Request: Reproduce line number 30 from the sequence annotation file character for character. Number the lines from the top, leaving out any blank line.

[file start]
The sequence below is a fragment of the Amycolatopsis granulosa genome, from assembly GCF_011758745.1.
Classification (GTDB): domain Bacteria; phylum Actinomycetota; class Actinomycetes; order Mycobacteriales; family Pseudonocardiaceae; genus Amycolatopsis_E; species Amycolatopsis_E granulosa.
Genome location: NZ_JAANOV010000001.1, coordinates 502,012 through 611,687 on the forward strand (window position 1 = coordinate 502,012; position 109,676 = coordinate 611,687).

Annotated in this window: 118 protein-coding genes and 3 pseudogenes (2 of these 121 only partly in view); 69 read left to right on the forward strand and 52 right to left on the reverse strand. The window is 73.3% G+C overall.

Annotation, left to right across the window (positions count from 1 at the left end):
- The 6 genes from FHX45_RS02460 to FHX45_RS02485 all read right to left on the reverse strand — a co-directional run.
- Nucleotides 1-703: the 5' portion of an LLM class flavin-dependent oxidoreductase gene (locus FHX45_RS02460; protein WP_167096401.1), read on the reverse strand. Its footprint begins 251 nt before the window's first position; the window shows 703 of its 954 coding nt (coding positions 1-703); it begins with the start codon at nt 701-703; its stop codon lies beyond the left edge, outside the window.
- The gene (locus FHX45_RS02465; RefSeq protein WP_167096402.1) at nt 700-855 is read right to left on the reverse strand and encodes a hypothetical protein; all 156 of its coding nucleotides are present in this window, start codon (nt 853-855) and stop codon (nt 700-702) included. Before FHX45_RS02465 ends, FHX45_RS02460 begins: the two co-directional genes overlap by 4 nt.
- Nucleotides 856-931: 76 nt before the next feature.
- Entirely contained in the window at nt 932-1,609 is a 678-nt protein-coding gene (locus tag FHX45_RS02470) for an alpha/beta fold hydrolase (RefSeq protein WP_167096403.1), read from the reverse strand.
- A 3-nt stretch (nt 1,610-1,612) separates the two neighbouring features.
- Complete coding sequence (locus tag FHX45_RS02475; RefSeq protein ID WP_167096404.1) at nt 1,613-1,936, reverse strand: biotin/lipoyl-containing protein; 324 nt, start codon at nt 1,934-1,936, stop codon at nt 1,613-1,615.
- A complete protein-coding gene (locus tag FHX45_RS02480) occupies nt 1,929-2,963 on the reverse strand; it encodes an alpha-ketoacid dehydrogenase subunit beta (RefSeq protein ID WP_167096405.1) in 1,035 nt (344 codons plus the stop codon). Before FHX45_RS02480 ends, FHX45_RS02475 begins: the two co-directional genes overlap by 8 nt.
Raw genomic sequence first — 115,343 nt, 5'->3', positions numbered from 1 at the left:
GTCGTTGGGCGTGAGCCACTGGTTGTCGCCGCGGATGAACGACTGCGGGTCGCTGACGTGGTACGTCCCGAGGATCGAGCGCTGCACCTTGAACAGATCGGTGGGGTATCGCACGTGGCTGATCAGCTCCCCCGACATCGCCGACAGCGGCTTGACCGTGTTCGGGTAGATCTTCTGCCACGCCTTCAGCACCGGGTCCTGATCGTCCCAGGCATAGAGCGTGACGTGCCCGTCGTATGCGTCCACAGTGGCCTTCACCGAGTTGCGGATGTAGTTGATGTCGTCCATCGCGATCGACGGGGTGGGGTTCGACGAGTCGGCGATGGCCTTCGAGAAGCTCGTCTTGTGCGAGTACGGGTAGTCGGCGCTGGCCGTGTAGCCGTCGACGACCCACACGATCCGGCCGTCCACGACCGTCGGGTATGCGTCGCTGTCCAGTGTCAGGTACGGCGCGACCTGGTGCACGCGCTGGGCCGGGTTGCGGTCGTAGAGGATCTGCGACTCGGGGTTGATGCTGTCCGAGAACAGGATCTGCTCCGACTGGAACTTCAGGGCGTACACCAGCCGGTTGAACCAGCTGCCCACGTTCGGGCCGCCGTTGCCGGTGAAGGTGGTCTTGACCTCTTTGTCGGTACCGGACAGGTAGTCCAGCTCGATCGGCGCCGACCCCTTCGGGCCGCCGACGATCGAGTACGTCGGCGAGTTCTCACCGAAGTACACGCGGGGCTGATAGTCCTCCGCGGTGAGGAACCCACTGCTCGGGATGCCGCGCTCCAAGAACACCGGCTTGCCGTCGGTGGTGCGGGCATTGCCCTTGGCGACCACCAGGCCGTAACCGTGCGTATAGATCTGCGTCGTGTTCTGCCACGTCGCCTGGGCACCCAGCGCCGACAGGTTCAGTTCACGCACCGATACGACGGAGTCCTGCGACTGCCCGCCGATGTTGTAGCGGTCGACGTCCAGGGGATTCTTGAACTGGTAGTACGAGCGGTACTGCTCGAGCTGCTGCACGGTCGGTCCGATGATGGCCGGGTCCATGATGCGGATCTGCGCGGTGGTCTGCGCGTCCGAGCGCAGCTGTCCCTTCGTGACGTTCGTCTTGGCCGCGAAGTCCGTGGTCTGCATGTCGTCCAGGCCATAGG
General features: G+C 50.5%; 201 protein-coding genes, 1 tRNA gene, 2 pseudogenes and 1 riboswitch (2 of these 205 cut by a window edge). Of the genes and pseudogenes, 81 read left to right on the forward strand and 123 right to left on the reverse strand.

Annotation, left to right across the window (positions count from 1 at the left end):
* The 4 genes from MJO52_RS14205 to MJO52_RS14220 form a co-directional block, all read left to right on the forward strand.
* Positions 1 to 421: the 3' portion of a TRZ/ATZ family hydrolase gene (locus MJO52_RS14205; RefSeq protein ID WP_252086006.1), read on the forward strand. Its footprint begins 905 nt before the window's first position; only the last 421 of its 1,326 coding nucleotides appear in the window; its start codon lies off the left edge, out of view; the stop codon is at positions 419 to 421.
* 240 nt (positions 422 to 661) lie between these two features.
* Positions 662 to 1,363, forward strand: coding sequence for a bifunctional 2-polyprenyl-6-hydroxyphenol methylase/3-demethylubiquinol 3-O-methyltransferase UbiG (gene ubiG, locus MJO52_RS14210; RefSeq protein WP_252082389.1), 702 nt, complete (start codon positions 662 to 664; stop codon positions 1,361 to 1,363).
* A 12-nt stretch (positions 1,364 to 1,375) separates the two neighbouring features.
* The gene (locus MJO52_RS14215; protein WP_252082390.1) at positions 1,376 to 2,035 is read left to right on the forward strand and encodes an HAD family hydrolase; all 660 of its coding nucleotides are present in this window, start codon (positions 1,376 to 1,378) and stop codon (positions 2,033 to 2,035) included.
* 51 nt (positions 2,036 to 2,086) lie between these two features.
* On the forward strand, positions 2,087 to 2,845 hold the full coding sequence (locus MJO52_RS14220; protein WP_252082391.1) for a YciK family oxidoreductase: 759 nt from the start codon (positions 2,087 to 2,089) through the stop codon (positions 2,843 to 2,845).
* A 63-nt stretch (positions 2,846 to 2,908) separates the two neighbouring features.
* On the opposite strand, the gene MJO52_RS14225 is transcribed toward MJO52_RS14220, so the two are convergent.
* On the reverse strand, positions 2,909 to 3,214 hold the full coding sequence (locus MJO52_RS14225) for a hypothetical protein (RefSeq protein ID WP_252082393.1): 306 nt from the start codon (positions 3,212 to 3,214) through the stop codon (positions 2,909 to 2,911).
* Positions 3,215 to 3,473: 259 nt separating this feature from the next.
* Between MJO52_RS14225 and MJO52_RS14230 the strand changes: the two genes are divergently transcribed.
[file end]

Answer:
* Between MJO52_RS14225 and MJO52_RS14230 the strand changes: the two genes are divergently transcribed.